Wednesday, December 17, 2008

Adri Leya and the Case of the Purloined Perception!

Now that I’ve dipped my big toe into the world of Alan Moore’s comic series, Promethea (see previous blog entry for deets), I have a couple of questions. Okay, only one.

Where did my IMAGINATION go?

As an offbeat, introspective kid (growing into an even further offbeat, mildly/pleasantly disturbed young adult) my mind swirled with magic, story fodder and faith in different, expansive worlds. I believed in unicorns for real. At way too old an age, I would creep into the woods behind my house and sit, waiting for a unicorn to approach. Sometimes, I tried planting little flowers or even singing, hoping to affix a horned beast to my childhood posse.

We all know how THAT story ended.

SIDENOTE: One day, however, I did happen to stumble upon an odd, magical discovery at the large rock where I would sit: a fully intact pair of monarch butterfly wings. I still have those wrapped in Saran, tucked away in the treasure drawer or box that every girl had (or still has – guilty). Among the other treasures: a loose Mother of Pearl button; a rock from the top of Mount Monadnock in New Hampshire, the first mountain I’d climbed; a fistful of realllly old chestnuts; Mancala beads (remember that game?); random foreign coins and sea glass.

Even after the Unicorn Rejection Period of my life, my imagination trudged on. I would write for hours - short stories, poetry and attempts at “chapter books.” I wrote the endings first, then took a stab at the beginnings; very rarely would I make it to the middle. I have, thusly, a pretty impressive collection of story twists with mediocre intros.

I’m proud to say that, over time, my little yarns became increasingly disconcerting, and clearly influenced from the breed of mystery novels I was getting my hands on from used-bookstore scavenging. Stories like dizygotic twins experiencing death telepathically; women with personality disorders who believed they were Biblical characters, or the ghost of a young girl searching to be brought back to life to exact revenge on humanity. I think I was about ten years old at the time.

Ask me to write something fictional now, I'll sit for hours on it. I'll sift through any strange dreams I might have had, books I've read. I'll come up with mind-blowing, incredible ideas - and then realize they're actually the stories of Narnia, or X-Men, or Dahl's Matilda, or something.

When you’re reading a book, or a graphic novel, or a poem or see an amazing illustration or piece or art, do you ever wonder how the HELL they did it? Are you reminded of the times in your life where ideas like that grew, and blossomed and were nurtured by outlets like coloring, or painting, or penning – even typing on your shitty typewriter, armed with White Out? How do these men and women SUSTAIN the visceral force to construct entirely NEW worlds and ideas?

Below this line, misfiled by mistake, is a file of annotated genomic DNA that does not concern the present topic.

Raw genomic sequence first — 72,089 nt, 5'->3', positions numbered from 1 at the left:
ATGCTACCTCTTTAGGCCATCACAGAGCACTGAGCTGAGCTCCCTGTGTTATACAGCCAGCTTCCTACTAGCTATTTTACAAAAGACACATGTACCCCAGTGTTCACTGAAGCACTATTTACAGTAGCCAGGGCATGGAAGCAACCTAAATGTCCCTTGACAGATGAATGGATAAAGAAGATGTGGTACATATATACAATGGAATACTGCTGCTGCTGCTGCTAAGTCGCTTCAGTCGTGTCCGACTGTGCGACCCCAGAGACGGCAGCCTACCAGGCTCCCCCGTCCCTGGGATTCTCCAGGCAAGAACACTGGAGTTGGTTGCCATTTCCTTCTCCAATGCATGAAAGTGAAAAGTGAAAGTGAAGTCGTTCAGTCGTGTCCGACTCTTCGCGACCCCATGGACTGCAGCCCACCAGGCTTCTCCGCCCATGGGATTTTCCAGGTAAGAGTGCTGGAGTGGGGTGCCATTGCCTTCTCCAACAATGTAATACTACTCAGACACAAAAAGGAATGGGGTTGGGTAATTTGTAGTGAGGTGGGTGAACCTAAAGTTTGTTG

Landlords. Cable + Phone + Internet. Heat, hot water. Supermarkets. Department stores. Deadlines. Taxes. THEY have stolen my imagination! This massive, seemingly inexorable new breed of Super Villains have succeeded in pilfering my punch!

They must be stopped. MUST be apprehended! But HOW?



6 comments:

Eric Orchard said...

Start with kid's books and work up. Although things don't get much better then the middle reader YA sections of the book store. As Alan Moore would say-trust your own ideas(I think he said something like that to Neil Gaiman).

greenthumm said...

sigh, glad i'm not the only one who didn't get to hang with the unicorns :)

April said...

Less input.
More output.
<3

jahfurry said...

Rock on.

Anonymous said...

I like unicorns

John said...

I don't think you've *lost* your imagination. The thing about all the writers/stories you mentioned in your list of things your stories are really just is that those stories are really just recombinations of other, older stories.

Like, take Narnia. C.S. Lewis was obsessed with Norse mythology, and according to his autobiography, it was Norse mythology that led him to convert to Christianity. So, for him, the two are intertwined, and this shows up in the Narnia book. Aslan, the Christ figure is also a Thor figure . The White Witch is more like Loki than like the Protestant idea of Satan. Add to this Lewis's love for Kipling, and you can see Narnia is really just The Jungle Book + Christianity + Norse myth, with a little Greek mythology thrown in from time to time.

If you think about all the books we really, really dig, they do this -- take from the stream of literature and make a new combination of old images and plotlines. This is especially true of hero stories, fantasy and sci-fi, which tend to be the bulk of comic plots.

So I wouldn't discount your own writing because it is a part of that centuries-old conversation. I think that's actually what makes a writer want to write -- she wants to join the discussion.

And yes, I'm totally reading through your blog.

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